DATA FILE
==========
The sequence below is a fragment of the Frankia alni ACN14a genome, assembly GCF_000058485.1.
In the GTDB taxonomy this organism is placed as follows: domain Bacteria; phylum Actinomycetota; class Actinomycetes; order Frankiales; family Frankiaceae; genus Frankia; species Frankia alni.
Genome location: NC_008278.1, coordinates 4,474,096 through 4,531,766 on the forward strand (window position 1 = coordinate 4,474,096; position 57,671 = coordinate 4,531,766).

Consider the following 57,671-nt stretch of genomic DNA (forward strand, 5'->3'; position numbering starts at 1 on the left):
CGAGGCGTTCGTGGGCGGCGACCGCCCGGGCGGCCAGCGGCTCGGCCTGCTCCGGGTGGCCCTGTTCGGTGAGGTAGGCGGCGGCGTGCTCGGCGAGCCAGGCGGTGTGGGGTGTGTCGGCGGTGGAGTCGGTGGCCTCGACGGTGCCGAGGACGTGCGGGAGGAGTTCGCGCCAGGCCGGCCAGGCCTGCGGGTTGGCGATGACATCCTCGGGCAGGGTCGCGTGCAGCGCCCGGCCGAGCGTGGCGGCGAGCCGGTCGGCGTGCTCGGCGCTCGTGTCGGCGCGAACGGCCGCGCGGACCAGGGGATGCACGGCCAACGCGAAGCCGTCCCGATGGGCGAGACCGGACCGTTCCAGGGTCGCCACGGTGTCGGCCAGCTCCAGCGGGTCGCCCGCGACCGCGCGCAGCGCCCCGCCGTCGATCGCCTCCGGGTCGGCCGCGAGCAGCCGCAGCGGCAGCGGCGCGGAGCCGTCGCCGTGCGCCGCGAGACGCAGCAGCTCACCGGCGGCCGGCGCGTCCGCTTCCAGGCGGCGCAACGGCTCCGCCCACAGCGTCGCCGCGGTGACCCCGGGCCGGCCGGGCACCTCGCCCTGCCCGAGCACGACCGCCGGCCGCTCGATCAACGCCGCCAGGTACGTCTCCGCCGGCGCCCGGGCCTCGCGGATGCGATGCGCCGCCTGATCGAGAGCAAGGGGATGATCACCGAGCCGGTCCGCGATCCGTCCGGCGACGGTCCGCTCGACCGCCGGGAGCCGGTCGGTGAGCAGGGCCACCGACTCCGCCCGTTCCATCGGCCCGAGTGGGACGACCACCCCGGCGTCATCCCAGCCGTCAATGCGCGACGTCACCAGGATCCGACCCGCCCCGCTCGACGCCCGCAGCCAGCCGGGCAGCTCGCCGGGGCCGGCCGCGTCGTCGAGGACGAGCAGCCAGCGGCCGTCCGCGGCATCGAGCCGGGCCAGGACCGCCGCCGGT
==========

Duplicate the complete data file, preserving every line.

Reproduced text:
The sequence below is a fragment of the Frankia alni ACN14a genome, assembly GCF_000058485.1.
In the GTDB taxonomy this organism is placed as follows: domain Bacteria; phylum Actinomycetota; class Actinomycetes; order Frankiales; family Frankiaceae; genus Frankia; species Frankia alni.
Genome location: NC_008278.1, coordinates 4,474,096 through 4,531,766 on the forward strand (window position 1 = coordinate 4,474,096; position 57,671 = coordinate 4,531,766).

Consider the following 57,671-nt stretch of genomic DNA (forward strand, 5'->3'; position numbering starts at 1 on the left):
CGAGGCGTTCGTGGGCGGCGACCGCCCGGGCGGCCAGCGGCTCGGCCTGCTCCGGGTGGCCCTGTTCGGTGAGGTAGGCGGCGGCGTGCTCGGCGAGCCAGGCGGTGTGGGGTGTGTCGGCGGTGGAGTCGGTGGCCTCGACGGTGCCGAGGACGTGCGGGAGGAGTTCGCGCCAGGCCGGCCAGGCCTGCGGGTTGGCGATGACATCCTCGGGCAGGGTCGCGTGCAGCGCCCGGCCGAGCGTGGCGGCGAGCCGGTCGGCGTGCTCGGCGCTCGTGTCGGCGCGAACGGCCGCGCGGACCAGGGGATGCACGGCCAACGCGAAGCCGTCCCGATGGGCGAGACCGGACCGTTCCAGGGTCGCCACGGTGTCGGCCAGCTCCAGCGGGTCGCCCGCGACCGCGCGCAGCGCCCCGCCGTCGATCGCCTCCGGGTCGGCCGCGAGCAGCCGCAGCGGCAGCGGCGCGGAGCCGTCGCCGTGCGCCGCGAGACGCAGCAGCTCACCGGCGGCCGGCGCGTCCGCTTCCAGGCGGCGCAACGGCTCCGCCCACAGCGTCGCCGCGGTGACCCCGGGCCGGCCGGGCACCTCGCCCTGCCCGAGCACGACCGCCGGCCGCTCGATCAACGCCGCCAGGTACGTCTCCGCCGGCGCCCGGGCCTCGCGGATGCGATGCGCCGCCTGATCGAGAGCAAGGGGATGATCACCGAGCCGGTCCGCGATCCGTCCGGCGACGGTCCGCTCGACCGCCGGGAGCCGGTCGGTGAGCAGGGCCACCGACTCCGCCCGTTCCATCGGCCCGAGTGGGACGACCACCCCGGCGTCATCCCAGCCGTCAATGCGCGACGTCACCAGGATCCGACCCGCCCCGCTCGACGCCCGCAGCCAGCCGGGCAGCTCGCCGGGGCCGGCCGCGTCGTCGAGGACGAGCAGCCAGCGGCCGTCCGCGGCATCGAGCCGGGCCAGGACCGCCGCCGGT